Do you think Obama is a network liberal or a cluster liberal?
Barack Obama ran for president as a network liberal, and entranced a Facebook nation. But in office, Obama, like George W. Bush before him, narrowed his networks. To get things done quickly, he governed like a cluster liberal, relying on partisan leaders.
The results were predictable: insularity, alienation and defeat. So now we are headed toward divided government. But there is a whiff of coalition-building in the air. Dick Durbin and Tom Coburn boldly embraced the bipartisan fiscal commission process. Obama opened up a comprehensive set of negotiations with Republican leaders to handle the Bush tax cuts.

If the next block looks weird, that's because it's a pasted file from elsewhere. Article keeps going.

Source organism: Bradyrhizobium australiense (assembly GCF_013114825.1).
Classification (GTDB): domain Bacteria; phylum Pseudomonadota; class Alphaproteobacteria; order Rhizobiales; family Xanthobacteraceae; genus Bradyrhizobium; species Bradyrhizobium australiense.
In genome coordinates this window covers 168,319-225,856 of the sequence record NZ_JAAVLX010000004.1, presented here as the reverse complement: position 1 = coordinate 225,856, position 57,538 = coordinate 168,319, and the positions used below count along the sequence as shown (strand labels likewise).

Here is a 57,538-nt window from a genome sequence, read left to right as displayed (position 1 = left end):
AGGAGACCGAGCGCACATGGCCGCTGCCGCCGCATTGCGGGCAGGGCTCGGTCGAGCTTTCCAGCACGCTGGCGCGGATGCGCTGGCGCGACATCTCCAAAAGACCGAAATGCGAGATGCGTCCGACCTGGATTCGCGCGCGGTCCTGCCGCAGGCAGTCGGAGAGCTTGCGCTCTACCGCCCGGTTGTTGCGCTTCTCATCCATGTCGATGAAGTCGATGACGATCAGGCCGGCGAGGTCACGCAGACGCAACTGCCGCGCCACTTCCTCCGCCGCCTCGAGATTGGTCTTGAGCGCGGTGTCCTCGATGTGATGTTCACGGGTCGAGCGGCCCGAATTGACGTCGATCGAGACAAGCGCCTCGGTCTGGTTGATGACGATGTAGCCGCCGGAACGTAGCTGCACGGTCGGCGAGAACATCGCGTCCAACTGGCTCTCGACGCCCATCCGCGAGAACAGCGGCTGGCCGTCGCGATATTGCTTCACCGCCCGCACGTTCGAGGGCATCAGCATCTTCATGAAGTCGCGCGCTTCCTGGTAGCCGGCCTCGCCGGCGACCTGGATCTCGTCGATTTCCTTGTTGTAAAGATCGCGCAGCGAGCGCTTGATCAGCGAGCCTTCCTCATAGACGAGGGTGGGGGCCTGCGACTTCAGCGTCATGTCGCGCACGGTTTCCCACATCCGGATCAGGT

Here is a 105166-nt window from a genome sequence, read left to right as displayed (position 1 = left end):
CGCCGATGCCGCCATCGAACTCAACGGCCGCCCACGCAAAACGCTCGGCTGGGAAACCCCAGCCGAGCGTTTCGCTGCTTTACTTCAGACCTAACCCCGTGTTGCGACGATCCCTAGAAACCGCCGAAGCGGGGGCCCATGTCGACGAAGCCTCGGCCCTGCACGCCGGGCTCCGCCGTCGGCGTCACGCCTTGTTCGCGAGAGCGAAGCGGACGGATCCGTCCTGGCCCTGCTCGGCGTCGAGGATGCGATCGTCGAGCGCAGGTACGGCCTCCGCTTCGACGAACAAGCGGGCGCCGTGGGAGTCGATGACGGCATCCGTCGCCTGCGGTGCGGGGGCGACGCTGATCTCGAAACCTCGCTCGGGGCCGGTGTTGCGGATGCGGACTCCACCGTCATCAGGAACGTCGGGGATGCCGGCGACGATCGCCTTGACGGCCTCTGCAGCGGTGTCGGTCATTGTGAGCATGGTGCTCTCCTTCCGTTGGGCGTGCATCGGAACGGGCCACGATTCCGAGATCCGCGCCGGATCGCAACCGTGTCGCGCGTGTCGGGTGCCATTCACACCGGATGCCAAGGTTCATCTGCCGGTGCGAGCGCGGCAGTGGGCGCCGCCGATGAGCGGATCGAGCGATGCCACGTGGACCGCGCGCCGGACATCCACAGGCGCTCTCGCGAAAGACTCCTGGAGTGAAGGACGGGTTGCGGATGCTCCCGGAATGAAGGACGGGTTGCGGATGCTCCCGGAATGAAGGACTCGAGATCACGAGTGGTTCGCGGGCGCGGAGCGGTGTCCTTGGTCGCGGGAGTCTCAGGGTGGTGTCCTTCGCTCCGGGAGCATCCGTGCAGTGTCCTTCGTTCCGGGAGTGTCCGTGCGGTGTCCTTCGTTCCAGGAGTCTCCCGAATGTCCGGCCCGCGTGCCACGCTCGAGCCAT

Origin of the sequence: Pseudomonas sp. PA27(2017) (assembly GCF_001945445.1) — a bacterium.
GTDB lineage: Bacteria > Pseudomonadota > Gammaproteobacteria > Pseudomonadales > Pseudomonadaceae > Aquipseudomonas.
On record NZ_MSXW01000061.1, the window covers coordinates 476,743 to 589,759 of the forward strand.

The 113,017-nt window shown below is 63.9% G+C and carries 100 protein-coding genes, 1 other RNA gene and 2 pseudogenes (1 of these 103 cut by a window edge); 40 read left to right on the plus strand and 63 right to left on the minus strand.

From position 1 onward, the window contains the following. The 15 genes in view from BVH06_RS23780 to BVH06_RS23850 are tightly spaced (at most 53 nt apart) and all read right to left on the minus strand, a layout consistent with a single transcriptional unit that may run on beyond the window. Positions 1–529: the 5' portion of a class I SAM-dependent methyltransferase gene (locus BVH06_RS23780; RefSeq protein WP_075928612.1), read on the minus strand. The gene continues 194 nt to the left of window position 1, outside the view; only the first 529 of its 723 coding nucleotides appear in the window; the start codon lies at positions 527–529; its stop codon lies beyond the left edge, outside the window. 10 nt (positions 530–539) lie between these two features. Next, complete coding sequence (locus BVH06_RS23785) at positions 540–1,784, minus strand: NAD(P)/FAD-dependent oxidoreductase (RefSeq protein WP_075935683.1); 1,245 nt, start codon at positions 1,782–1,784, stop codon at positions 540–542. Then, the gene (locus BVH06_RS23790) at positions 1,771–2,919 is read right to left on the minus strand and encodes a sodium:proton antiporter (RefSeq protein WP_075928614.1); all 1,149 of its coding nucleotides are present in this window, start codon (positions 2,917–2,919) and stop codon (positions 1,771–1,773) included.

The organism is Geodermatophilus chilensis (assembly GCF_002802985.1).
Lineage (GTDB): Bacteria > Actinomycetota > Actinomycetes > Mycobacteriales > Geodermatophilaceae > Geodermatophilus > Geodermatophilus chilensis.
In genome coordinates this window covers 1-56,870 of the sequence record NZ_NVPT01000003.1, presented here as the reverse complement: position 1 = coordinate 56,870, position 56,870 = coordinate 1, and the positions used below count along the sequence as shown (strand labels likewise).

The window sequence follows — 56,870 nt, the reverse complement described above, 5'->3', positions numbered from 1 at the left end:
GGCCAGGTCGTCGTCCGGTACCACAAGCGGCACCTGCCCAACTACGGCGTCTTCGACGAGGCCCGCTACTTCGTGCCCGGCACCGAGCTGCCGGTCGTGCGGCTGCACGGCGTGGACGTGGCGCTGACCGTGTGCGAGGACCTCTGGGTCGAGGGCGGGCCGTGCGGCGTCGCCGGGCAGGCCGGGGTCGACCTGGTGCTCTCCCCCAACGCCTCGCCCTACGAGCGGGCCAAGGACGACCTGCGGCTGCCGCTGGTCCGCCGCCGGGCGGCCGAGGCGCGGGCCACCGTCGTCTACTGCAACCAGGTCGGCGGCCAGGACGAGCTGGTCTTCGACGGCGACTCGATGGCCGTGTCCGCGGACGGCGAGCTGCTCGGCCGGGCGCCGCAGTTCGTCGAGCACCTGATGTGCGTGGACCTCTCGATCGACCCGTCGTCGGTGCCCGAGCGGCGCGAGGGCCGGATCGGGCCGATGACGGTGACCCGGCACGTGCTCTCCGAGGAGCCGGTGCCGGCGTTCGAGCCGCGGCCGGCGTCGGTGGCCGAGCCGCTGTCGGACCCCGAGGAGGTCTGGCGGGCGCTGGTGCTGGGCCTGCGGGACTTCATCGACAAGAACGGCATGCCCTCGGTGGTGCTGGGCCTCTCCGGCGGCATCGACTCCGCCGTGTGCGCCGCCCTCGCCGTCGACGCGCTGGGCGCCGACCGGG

The big story of the week is that Obama is returning to first principles, re-establishing himself as a network liberal. This isn’t a move to the center or triangulation. It’s not the Clinton model or the Truman model or any of the other stale categories people are trying to impose on him. It’s standing at one spot in the political universe and trying to build temporarily alliances with people at other spots in the political universe.
You don’t have to abandon your principles to cut a deal. You just have to acknowledge that there are other people in the world and even a president doesn’t get to stamp his foot and have his way.